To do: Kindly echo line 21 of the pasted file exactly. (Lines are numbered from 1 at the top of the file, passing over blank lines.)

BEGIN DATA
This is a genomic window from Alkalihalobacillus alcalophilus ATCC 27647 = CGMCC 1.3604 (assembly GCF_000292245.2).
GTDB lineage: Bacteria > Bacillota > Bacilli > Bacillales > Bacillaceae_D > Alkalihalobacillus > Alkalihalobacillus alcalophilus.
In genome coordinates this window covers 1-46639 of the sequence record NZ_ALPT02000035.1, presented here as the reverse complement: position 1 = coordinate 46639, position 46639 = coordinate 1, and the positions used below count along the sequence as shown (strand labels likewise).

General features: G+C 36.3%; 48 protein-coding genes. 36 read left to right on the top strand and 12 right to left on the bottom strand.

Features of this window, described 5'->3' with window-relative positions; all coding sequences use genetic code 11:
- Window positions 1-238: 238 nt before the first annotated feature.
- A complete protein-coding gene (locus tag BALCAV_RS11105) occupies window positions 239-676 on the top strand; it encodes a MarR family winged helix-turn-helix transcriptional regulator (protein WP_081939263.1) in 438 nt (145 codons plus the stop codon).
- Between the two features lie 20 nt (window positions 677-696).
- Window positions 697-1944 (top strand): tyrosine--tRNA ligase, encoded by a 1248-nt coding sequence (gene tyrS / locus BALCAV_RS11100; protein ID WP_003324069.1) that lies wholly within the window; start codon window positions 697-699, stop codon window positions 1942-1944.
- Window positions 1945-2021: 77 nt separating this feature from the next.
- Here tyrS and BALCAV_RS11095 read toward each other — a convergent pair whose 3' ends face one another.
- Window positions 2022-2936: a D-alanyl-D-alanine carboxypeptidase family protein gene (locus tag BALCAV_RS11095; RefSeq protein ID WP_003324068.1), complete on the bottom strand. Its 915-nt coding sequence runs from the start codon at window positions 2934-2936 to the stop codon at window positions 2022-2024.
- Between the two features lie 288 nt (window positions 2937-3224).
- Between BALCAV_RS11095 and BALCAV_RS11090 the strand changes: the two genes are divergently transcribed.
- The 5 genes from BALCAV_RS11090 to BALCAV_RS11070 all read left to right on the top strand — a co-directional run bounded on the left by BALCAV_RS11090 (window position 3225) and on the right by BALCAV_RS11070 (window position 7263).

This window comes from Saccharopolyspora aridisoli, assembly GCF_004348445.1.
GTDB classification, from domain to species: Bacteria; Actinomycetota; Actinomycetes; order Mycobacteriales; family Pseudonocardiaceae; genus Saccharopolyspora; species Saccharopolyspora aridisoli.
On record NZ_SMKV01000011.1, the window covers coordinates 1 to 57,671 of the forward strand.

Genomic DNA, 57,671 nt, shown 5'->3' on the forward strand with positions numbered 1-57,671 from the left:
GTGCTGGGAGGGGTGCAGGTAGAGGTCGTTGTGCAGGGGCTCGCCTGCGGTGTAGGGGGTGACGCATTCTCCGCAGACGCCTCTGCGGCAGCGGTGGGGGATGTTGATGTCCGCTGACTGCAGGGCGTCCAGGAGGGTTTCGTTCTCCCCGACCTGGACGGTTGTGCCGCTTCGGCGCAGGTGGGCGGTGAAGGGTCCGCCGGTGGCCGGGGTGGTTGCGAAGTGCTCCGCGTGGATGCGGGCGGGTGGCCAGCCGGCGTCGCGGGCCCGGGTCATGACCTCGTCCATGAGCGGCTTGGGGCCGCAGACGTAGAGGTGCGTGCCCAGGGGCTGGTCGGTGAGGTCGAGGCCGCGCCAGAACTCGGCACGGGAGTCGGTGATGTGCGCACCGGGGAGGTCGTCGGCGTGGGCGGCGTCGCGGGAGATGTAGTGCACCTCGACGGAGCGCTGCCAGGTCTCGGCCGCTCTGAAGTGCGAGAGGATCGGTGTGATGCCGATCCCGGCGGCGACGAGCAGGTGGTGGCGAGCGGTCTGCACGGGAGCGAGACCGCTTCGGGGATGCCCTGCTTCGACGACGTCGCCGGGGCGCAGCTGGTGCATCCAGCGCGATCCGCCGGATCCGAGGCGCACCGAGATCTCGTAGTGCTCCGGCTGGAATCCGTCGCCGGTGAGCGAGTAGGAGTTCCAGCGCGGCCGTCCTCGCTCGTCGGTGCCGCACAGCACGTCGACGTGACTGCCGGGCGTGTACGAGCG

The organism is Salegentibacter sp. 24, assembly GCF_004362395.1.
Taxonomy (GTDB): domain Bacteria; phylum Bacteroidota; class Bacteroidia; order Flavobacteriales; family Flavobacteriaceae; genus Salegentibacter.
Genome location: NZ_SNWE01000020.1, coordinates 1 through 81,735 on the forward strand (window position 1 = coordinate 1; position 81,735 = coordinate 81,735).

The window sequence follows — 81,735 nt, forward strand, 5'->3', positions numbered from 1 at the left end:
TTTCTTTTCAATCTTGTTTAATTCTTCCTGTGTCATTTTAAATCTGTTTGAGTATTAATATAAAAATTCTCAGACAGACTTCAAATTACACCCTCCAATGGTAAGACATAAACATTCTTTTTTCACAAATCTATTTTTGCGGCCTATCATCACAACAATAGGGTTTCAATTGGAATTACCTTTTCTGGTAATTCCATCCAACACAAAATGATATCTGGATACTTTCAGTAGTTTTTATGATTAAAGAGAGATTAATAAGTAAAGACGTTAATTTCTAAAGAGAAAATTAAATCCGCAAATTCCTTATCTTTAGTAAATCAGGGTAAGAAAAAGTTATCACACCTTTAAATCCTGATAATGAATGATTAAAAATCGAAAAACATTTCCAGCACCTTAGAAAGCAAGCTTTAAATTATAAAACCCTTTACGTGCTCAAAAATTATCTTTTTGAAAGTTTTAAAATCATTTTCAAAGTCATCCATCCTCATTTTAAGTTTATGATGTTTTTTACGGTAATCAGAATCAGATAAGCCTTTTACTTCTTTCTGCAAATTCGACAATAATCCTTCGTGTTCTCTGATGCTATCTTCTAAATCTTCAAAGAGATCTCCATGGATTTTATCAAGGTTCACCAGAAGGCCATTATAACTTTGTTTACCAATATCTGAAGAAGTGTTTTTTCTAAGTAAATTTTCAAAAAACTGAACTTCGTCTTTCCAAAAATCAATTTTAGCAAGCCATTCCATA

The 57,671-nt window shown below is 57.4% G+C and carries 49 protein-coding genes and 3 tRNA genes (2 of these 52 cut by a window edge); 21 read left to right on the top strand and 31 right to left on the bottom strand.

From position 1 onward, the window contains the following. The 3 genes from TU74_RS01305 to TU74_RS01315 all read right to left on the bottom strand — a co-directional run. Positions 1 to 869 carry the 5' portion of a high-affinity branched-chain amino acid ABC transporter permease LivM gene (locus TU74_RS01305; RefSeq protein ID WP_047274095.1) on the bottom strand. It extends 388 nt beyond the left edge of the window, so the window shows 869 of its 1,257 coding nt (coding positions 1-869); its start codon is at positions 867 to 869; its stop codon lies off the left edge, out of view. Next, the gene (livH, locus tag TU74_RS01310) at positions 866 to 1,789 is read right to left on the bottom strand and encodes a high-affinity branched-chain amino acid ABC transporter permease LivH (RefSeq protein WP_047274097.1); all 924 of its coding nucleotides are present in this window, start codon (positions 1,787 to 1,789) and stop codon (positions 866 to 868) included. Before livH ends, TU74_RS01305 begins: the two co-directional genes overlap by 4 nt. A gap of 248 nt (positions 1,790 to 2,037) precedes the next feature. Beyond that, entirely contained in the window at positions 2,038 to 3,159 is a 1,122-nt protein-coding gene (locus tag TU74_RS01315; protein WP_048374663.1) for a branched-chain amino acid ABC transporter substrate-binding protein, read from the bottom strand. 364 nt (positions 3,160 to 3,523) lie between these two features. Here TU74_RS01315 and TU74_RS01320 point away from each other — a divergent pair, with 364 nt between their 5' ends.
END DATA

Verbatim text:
The organism is Salegentibacter sp. 24, assembly GCF_004362395.1.